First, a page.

After four hours of reading mostly unpublished letters from Vanessa Bell to her sister Virginia Woolf today, I felt sad.
The letters — and there are 371 of them dating from 1910 to 1940 in the New York Public Library’s Berg Collection — are full of details about living arrangements, house guests, child rearing, artistic endeavors and personality conflicts.
But the thing that stuck out to me today — which is well off my research topic of the Bloomsbury pacifists — was how much Vanessa had to juggle. And that made me sad.
The letters written during the World War I years, which was also the period of time in which she had young children at home, had the biggest impact on me. In them, I saw how much she did to keep so many balls in the air at once.
Vanessa kept the household running smoothly, doing her best to economize on household expenses such as coal and foodstuffs and to work around such challenges as war rationing and exiting servants. She kept the men in her life, Clive Bell and Duncan Grant and David “Bunny” Garnett, happy and productive, and she helped Grant and Garnett obtain conscientious objector status. She raised three children, instructing at least two of them in French and music, along with the similarly aged children of friends.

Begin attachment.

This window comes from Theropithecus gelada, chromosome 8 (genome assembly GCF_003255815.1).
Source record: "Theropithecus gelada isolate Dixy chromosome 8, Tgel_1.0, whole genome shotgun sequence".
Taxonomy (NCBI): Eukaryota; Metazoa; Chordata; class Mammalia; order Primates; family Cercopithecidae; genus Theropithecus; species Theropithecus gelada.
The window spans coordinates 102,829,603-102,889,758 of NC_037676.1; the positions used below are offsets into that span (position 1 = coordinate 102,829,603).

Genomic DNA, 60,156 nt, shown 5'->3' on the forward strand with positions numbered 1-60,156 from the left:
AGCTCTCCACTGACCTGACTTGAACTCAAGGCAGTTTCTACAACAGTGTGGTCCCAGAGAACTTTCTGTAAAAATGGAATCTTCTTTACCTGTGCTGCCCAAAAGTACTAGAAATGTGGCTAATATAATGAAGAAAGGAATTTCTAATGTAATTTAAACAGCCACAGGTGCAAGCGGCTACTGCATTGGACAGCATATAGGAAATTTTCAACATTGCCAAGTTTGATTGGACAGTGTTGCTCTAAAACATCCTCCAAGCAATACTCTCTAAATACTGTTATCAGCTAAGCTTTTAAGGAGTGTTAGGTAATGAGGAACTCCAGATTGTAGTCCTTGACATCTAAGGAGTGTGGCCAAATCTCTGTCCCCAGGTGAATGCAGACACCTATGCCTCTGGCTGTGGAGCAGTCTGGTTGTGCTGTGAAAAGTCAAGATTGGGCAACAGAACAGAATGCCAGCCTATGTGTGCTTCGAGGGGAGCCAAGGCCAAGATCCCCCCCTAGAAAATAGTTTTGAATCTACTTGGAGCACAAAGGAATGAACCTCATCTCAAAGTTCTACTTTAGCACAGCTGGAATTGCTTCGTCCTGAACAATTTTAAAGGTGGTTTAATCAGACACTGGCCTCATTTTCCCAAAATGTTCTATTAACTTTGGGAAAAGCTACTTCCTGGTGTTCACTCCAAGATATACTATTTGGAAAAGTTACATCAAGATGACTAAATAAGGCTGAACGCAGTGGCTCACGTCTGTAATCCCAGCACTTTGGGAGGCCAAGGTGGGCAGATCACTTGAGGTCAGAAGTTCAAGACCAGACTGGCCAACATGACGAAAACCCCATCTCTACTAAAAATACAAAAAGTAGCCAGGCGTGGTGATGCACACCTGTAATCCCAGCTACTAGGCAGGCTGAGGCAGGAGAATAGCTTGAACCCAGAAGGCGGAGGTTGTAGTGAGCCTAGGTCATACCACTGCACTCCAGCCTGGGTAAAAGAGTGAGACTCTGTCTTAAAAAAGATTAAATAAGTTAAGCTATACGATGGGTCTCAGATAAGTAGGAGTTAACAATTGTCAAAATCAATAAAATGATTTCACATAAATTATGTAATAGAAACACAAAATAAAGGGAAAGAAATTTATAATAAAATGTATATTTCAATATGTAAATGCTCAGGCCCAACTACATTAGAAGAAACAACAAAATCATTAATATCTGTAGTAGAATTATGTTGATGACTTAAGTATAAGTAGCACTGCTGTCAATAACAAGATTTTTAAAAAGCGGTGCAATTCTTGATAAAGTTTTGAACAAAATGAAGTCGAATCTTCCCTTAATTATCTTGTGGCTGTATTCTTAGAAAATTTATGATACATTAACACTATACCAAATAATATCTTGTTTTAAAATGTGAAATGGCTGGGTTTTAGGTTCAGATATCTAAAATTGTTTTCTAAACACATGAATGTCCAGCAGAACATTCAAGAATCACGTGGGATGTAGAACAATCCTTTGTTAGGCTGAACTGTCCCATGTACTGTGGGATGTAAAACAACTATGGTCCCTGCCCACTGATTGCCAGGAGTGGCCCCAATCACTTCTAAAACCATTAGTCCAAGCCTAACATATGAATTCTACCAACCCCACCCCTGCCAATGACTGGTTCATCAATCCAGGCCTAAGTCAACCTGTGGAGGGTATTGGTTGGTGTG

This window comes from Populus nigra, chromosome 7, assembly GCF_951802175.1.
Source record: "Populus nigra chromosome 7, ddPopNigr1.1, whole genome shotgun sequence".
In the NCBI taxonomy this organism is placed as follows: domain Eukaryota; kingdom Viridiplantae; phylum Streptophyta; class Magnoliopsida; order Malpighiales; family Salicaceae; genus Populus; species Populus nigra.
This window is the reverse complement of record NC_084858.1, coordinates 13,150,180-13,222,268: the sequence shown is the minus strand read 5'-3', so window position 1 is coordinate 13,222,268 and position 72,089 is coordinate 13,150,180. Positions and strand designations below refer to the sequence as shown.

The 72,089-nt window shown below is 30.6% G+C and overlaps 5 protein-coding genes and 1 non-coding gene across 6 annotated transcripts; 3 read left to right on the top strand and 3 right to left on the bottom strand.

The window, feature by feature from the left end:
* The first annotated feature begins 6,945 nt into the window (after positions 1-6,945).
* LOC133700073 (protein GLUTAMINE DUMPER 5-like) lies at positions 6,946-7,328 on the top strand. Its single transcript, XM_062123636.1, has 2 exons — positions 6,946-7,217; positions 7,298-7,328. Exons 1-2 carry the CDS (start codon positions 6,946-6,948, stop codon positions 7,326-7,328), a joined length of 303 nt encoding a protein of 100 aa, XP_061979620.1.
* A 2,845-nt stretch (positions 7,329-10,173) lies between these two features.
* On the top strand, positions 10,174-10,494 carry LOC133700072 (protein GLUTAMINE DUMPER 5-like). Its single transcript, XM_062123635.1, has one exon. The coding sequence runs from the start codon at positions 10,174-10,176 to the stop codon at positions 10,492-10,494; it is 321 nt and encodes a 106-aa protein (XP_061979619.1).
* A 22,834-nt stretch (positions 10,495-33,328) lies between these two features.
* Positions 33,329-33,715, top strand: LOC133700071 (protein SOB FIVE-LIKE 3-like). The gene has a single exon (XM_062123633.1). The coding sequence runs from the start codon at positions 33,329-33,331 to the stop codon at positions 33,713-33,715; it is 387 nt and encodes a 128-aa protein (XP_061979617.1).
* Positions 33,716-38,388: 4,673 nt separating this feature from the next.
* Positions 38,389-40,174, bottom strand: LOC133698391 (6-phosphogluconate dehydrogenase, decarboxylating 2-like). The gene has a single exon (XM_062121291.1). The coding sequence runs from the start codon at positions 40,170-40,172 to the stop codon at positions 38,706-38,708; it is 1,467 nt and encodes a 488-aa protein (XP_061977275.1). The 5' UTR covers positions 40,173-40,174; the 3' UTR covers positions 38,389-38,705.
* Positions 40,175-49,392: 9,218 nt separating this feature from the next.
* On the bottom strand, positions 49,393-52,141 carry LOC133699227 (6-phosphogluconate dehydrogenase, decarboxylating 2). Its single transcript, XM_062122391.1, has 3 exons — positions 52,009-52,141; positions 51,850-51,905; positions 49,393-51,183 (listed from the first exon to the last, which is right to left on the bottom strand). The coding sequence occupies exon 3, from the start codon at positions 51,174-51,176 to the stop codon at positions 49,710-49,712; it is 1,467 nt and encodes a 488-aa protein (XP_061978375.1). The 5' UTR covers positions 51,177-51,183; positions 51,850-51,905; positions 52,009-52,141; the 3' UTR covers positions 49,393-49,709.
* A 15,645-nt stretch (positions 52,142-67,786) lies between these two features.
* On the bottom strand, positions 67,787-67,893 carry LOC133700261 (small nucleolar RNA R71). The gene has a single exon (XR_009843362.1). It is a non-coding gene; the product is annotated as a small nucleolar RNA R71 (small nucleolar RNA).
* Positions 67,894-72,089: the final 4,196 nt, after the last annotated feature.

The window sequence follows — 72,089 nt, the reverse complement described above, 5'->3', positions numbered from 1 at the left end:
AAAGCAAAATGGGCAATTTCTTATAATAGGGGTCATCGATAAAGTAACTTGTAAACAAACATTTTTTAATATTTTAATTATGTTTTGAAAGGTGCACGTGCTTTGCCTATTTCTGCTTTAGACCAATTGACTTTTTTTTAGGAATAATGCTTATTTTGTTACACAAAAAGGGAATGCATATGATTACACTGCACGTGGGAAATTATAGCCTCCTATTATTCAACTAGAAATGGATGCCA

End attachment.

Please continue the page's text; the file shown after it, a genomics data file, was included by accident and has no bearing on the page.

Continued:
To me, several of the most poignant letters were written shortly before Christmas 1918, after the Armistice but before Vanessa gave birth to her third child and only daughter, Angelica. Those letters, obviously written hastily, with last-minute thoughts scribbled up the margin and across the top of the page, were full of instructions to Virginia about the children.
Virginia had generously agreed to care for Vanessa’s two eldest, Julian and Quentin, when she gave birth to her third child. And Vanessa was frantic to convey her gratitude, as well as her advice — about using nightlights and administering bromide and promising to ship additional clean clothing for the boys after their arrival.
While writing the last of the letters, on Christmas Eve, Vanessa went into labor. Angelica was born on Christmas Day.
Even then, there was no real rest for Vanessa. For she had guests. Garnett was at Charleston Farmhouse on the day of the birth, and Maynard Keynes was a houseguest as well.
More amazing than all this is that on top of the busy life as a wife and mother that Vanessa led, she produced art, wonderful art. How did she find the time and energy for it all?
All I can say is, she was a woman. And that is what women do. Isn’t it?
Read more about my time at the Berg for my NYPL Short-Term Research Fellowship: